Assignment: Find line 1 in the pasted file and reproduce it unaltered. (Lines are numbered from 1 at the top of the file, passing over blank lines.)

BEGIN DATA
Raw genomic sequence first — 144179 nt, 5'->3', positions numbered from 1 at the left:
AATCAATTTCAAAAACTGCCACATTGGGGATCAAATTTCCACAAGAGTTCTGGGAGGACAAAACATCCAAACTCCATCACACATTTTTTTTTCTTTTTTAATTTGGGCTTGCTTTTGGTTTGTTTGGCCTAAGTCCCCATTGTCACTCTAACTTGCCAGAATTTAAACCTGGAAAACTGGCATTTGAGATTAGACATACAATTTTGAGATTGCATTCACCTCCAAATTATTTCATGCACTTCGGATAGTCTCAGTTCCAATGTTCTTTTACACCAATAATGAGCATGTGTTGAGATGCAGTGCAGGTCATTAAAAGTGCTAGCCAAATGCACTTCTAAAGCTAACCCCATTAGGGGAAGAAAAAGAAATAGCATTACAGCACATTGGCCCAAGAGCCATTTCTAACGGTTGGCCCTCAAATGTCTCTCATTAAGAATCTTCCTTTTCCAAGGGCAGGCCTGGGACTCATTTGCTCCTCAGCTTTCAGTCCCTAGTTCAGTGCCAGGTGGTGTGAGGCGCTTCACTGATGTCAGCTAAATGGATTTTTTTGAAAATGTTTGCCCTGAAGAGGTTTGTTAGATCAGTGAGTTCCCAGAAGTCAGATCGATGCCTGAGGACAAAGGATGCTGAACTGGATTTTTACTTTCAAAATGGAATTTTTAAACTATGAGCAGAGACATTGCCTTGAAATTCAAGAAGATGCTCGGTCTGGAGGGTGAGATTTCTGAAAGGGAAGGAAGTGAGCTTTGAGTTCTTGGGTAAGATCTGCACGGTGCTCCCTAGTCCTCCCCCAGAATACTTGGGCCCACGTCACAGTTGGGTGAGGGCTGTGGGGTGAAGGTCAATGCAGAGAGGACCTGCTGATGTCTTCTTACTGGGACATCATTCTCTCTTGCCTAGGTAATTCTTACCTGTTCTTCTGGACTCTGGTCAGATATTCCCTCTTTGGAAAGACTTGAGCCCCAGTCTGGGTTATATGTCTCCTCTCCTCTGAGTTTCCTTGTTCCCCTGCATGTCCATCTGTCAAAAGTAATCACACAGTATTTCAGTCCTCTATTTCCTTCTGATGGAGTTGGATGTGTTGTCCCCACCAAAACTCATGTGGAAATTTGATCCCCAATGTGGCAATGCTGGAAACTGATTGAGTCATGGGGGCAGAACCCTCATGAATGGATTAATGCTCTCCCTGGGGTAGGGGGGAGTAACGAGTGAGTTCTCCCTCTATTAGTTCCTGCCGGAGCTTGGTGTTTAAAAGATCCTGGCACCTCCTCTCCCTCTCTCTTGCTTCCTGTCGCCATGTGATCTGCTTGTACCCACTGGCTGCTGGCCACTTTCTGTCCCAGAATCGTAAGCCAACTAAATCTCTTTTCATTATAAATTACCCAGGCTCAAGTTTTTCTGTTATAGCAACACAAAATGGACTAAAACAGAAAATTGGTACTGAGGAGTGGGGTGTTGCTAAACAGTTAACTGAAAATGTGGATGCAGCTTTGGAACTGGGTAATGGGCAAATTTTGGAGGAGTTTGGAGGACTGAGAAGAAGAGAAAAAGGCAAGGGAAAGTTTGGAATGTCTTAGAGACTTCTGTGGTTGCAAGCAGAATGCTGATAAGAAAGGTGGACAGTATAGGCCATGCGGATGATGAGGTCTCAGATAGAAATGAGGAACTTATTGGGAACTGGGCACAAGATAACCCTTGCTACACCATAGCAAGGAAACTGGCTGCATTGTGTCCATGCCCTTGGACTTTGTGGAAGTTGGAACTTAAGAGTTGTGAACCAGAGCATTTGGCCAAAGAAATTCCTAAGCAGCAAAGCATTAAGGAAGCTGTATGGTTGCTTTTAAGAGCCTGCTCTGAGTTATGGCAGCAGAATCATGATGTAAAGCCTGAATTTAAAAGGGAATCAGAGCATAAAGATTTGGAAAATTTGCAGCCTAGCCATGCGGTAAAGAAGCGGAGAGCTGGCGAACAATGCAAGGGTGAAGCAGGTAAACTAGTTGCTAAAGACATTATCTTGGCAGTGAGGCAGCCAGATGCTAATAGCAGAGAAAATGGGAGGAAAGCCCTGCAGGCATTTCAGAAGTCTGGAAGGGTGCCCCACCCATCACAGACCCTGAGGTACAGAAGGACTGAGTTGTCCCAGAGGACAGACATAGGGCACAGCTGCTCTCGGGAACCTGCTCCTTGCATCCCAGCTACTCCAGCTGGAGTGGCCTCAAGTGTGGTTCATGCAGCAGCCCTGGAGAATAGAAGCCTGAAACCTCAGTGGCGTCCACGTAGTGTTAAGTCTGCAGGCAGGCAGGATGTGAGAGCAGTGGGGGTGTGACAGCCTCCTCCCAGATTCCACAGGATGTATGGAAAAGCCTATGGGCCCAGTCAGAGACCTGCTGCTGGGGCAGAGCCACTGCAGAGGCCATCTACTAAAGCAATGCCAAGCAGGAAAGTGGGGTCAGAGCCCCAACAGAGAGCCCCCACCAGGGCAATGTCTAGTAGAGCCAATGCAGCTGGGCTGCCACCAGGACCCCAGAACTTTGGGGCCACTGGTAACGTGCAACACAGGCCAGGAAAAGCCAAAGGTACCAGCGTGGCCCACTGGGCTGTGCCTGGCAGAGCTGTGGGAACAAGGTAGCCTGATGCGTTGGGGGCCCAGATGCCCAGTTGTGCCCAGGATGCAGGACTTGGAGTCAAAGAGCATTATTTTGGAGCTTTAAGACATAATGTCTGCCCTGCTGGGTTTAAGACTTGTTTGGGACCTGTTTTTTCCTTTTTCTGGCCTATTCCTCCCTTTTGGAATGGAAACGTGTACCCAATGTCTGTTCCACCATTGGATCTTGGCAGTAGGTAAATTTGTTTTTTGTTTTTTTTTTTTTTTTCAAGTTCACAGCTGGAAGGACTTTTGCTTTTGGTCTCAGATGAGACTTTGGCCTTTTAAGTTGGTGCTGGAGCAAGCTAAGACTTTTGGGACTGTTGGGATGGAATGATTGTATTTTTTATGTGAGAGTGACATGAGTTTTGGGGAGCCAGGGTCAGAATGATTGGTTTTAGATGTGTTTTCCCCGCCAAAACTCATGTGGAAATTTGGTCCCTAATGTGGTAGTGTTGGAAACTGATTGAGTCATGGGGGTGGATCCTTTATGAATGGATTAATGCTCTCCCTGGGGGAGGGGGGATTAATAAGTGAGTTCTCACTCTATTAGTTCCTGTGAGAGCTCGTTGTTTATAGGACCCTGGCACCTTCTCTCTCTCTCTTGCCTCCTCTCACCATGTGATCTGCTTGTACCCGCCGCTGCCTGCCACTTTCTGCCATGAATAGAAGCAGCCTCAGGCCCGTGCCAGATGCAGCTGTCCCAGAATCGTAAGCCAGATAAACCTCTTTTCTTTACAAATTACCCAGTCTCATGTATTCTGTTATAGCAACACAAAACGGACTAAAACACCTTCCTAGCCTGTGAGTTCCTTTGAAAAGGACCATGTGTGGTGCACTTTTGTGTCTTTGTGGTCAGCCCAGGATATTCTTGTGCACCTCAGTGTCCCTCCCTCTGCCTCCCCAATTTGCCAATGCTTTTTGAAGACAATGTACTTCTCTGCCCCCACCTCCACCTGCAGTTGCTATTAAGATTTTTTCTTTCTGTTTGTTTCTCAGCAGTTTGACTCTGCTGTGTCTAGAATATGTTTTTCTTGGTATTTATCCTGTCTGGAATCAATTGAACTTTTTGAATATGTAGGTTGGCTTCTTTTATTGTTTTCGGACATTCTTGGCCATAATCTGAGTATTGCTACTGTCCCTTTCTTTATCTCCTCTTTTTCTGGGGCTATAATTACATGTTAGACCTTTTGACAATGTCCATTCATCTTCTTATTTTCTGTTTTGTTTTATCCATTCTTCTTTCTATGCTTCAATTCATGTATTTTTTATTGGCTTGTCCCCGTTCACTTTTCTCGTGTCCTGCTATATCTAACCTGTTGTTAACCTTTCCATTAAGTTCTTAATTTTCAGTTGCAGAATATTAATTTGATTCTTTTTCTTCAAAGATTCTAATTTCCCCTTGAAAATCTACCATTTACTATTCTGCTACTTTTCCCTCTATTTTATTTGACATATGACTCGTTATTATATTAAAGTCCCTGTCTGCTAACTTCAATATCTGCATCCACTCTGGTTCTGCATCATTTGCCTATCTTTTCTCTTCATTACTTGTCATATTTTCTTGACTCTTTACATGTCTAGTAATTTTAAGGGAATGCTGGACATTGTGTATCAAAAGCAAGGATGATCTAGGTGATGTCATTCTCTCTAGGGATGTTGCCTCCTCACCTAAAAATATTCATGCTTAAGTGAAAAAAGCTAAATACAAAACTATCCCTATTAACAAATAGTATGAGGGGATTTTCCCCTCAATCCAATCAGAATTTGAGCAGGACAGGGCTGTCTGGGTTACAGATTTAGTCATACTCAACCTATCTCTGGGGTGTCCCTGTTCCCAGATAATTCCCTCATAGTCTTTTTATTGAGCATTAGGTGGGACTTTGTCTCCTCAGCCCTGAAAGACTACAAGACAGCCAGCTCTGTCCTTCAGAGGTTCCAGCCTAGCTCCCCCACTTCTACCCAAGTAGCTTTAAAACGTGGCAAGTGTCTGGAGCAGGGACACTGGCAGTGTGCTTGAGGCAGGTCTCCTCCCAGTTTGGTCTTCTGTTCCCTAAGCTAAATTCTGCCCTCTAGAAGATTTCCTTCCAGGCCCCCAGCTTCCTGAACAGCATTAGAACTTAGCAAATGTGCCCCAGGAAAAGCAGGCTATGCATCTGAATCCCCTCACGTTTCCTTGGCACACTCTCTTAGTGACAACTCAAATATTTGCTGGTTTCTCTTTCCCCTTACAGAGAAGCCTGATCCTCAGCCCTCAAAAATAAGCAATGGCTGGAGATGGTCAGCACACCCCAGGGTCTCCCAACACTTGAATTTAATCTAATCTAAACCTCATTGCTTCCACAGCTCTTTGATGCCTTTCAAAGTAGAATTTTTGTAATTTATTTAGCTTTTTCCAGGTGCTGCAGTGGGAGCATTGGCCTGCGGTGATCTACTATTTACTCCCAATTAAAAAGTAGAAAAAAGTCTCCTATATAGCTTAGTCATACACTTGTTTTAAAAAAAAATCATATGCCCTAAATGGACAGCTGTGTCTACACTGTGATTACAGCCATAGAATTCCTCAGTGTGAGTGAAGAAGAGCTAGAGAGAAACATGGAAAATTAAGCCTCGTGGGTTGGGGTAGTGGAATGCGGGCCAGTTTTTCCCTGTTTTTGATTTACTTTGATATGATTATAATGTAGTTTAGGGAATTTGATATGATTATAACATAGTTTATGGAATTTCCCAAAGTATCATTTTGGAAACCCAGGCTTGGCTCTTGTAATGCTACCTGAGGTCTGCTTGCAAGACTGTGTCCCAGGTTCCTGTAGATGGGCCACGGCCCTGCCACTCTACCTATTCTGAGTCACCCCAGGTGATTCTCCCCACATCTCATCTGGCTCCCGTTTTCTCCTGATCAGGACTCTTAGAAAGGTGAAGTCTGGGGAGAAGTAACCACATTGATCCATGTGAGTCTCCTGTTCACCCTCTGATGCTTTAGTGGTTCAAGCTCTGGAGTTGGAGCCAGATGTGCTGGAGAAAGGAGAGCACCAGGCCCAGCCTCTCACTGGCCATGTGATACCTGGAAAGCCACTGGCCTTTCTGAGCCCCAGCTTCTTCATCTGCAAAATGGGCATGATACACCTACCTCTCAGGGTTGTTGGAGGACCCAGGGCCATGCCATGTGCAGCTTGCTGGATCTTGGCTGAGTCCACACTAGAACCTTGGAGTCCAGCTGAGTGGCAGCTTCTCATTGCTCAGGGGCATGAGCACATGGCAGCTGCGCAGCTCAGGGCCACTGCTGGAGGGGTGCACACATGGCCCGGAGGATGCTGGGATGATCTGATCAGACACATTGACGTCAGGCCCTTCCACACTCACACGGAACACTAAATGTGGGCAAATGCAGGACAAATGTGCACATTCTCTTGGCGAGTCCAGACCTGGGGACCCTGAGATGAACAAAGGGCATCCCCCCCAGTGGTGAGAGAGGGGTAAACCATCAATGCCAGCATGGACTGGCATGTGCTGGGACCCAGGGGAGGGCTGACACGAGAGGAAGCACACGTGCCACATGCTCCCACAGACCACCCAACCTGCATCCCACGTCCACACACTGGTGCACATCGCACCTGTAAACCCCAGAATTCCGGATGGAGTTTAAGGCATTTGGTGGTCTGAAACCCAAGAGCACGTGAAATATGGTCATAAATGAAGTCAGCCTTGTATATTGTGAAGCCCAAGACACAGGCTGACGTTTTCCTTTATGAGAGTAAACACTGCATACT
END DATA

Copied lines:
Raw genomic sequence first — 144179 nt, 5'->3', positions numbered from 1 at the left: